We were asked what tea we wanted (there was coffee, in you preferred) and we both chose Earl Grey. Cups, saucers, plates and linen tablecloths were laid before us and then pots of tea came (later refilled when we asked).

The selection of finger sandwiches came next.

They were all explained to us – tuna, smoked salmon, egg & cress, ham, cheese, with chutneys. (I had been asked about any special dietary requirements when I booked.) The sandwiches were really delicious; so obviously freshly made and with a good amount of filling. We were in no hurry and no one tried to hurry us. Every so often someone would pop their head round our corner and ask if we were all right; whether we needed anything else. Once the sandwiches were finished, the cake stand came.

This was truly impressive. And again, everything was explained; what each cake was. Everything was top quality: the scones, served with jam and clotted cream, were some of the best I’ve had; the little cakes exquisite. We did pretty well but there was no way we could manage two large scones each and all those cakes after the sandwiches. While pondering that it seemed a shame to leave them, someone came and asked if we’d like them to pack any leftovers for us to take home. It was such a thoughtful gesture – and that they offered and we didn’t have to ask. So, we left with a nice package of scones and cakes to take back to Nicola’s house (which meant Rachael also got some when she returned from work!).

After such a tea, we didn’t need a lot of supper, and had something fairly simple. Some wine was opened but with the drive back to the hotel, through narrow country lanes in the dark, I didn’t want to drink much at all. Thus, when I returned to the hotel for the night, around 9.30pm, after putting some things in my room I headed to the bar for a drink. This was another cosy and welcoming space. I ordered a small glass of red wine and settled into a comfortable armchair with my book for a while.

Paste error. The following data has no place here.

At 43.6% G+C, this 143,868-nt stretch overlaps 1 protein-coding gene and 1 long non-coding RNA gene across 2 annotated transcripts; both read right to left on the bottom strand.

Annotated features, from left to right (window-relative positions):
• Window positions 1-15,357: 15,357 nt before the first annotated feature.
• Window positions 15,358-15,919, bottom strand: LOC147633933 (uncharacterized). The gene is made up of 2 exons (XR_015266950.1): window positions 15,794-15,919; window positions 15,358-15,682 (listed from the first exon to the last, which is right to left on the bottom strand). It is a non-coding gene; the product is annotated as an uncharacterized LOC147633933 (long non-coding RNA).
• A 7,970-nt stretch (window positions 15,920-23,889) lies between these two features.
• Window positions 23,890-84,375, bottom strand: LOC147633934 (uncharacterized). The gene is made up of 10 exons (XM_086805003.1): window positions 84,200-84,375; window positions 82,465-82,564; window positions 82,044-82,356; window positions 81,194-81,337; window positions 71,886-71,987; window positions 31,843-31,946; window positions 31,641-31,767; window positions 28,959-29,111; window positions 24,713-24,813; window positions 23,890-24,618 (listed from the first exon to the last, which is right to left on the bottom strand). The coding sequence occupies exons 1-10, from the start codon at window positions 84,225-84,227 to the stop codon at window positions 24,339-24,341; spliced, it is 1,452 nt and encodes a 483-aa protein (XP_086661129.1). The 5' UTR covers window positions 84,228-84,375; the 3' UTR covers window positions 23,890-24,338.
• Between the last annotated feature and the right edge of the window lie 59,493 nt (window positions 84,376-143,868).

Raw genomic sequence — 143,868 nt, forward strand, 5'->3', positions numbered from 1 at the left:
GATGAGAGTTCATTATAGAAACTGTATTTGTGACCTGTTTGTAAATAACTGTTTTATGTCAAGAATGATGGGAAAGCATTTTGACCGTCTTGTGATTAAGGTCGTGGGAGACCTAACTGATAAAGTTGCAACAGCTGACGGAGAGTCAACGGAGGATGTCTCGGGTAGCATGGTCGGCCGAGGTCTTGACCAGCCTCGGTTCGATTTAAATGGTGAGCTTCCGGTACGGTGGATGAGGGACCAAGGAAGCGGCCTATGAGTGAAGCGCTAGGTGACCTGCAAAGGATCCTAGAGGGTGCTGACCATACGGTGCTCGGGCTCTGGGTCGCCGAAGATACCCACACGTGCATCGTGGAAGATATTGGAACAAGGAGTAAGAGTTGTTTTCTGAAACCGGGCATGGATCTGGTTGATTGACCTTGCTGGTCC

Breakfast was served in the dining room; an elegant room looking out across the front and gardens.

A buffet offered juices, cereals, fruit, yoghurt, cold meats, cheeses and pastries. I was asked if I wanted coffee or tea.


There was a large menu for hot food, from Creamy Porridge to American pancakes; Eggs Benedict and Omelettes; traditional English breakfast of Kippers or a Full British. But there was a Vegetarian option too; a Detox; Carb Free; Low Cholesterol – but also Indulgence: Warm poached figs on toasted panettone, vanilla mascarpone and honey. You couldn’t fail to find something that suited you!

I chose scrambled eggs with smoked salmon on toasted sourdough. The toast was perhaps a little thick but the eggs were perfectly cooked, creamy and still nicely warm, with just the right amount of smoked salmon to accompany them.

It was a good breakfast with plenty to please everyone. Then, for me, it was time to go. I collected everything from my room and headed back down to reception to pay. Reception is a big desk near the bottom of the staircase. There was a comfy chair for me to sit in while we sorted out the bill. Close by, I could see a line of wellies in all sizes – for guests to borrow when the weather was wet.